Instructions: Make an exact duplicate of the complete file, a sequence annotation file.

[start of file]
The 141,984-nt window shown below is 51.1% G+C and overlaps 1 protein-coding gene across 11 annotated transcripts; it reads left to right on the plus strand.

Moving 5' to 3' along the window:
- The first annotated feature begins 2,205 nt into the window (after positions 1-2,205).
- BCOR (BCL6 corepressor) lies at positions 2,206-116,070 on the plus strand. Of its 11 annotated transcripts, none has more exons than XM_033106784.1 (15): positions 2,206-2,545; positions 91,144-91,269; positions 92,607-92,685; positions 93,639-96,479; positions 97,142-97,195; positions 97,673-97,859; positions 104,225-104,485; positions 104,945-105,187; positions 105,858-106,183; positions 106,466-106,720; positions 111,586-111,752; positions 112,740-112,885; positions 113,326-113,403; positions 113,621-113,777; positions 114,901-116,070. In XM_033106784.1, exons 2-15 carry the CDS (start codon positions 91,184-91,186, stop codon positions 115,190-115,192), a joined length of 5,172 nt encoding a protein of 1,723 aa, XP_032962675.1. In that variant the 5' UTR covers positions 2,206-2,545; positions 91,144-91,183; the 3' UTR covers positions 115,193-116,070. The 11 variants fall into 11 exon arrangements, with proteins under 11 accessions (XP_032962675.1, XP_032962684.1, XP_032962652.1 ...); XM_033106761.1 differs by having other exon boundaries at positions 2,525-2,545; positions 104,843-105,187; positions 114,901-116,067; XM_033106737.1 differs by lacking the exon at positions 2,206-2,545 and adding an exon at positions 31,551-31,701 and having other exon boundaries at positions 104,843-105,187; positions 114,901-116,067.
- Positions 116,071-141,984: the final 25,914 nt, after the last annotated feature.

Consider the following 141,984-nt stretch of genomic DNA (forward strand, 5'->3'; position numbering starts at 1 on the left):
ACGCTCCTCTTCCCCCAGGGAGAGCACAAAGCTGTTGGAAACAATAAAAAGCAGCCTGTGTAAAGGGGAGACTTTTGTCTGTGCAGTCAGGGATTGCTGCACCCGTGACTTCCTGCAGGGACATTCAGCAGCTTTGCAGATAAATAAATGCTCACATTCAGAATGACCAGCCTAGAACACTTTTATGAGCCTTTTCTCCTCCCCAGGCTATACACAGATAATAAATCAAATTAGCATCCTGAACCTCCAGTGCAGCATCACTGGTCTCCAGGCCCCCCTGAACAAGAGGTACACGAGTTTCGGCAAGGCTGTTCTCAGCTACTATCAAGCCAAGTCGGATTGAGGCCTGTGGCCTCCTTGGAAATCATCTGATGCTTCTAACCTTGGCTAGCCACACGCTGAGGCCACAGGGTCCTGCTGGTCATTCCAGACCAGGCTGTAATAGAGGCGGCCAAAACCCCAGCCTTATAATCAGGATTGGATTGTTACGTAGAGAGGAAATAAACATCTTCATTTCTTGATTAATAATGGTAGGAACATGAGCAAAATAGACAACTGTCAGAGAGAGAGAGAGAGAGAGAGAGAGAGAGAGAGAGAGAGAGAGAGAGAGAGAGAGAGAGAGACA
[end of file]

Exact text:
The 141,984-nt window shown below is 51.1% G+C and overlaps 1 protein-coding gene across 11 annotated transcripts; it reads left to right on the plus strand.

Moving 5' to 3' along the window:
- The first annotated feature begins 2,205 nt into the window (after positions 1-2,205).
- BCOR (BCL6 corepressor) lies at positions 2,206-116,070 on the plus strand. Of its 11 annotated transcripts, none has more exons than XM_033106784.1 (15): positions 2,206-2,545; positions 91,144-91,269; positions 92,607-92,685; positions 93,639-96,479; positions 97,142-97,195; positions 97,673-97,859; positions 104,225-104,485; positions 104,945-105,187; positions 105,858-106,183; positions 106,466-106,720; positions 111,586-111,752; positions 112,740-112,885; positions 113,326-113,403; positions 113,621-113,777; positions 114,901-116,070. In XM_033106784.1, exons 2-15 carry the CDS (start codon positions 91,184-91,186, stop codon positions 115,190-115,192), a joined length of 5,172 nt encoding a protein of 1,723 aa, XP_032962675.1. In that variant the 5' UTR covers positions 2,206-2,545; positions 91,144-91,183; the 3' UTR covers positions 115,193-116,070. The 11 variants fall into 11 exon arrangements, with proteins under 11 accessions (XP_032962675.1, XP_032962684.1, XP_032962652.1 ...); XM_033106761.1 differs by having other exon boundaries at positions 2,525-2,545; positions 104,843-105,187; positions 114,901-116,067; XM_033106737.1 differs by lacking the exon at positions 2,206-2,545 and adding an exon at positions 31,551-31,701 and having other exon boundaries at positions 104,843-105,187; positions 114,901-116,067.
- Positions 116,071-141,984: the final 25,914 nt, after the last annotated feature.

Consider the following 141,984-nt stretch of genomic DNA (forward strand, 5'->3'; position numbering starts at 1 on the left):
ACGCTCCTCTTCCCCCAGGGAGAGCACAAAGCTGTTGGAAACAATAAAAAGCAGCCTGTGTAAAGGGGAGACTTTTGTCTGTGCAGTCAGGGATTGCTGCACCCGTGACTTCCTGCAGGGACATTCAGCAGCTTTGCAGATAAATAAATGCTCACATTCAGAATGACCAGCCTAGAACACTTTTATGAGCCTTTTCTCCTCCCCAGGCTATACACAGATAATAAATCAAATTAGCATCCTGAACCTCCAGTGCAGCATCACTGGTCTCCAGGCCCCCCTGAACAAGAGGTACACGAGTTTCGGCAAGGCTGTTCTCAGCTACTATCAAGCCAAGTCGGATTGAGGCCTGTGGCCTCCTTGGAAATCATCTGATGCTTCTAACCTTGGCTAGCCACACGCTGAGGCCACAGGGTCCTGCTGGTCATTCCAGACCAGGCTGTAATAGAGGCGGCCAAAACCCCAGCCTTATAATCAGGATTGGATTGTTACGTAGAGAGGAAATAAACATCTTCATTTCTTGATTAATAATGGTAGGAACATGAGCAAAATAGACAACTGTCAGAGAGAGAGAGAGAGAGAGAGAGAGAGAGAGAGAGAGAGAGAGAGAGAGAGAGAGAGAGAGACA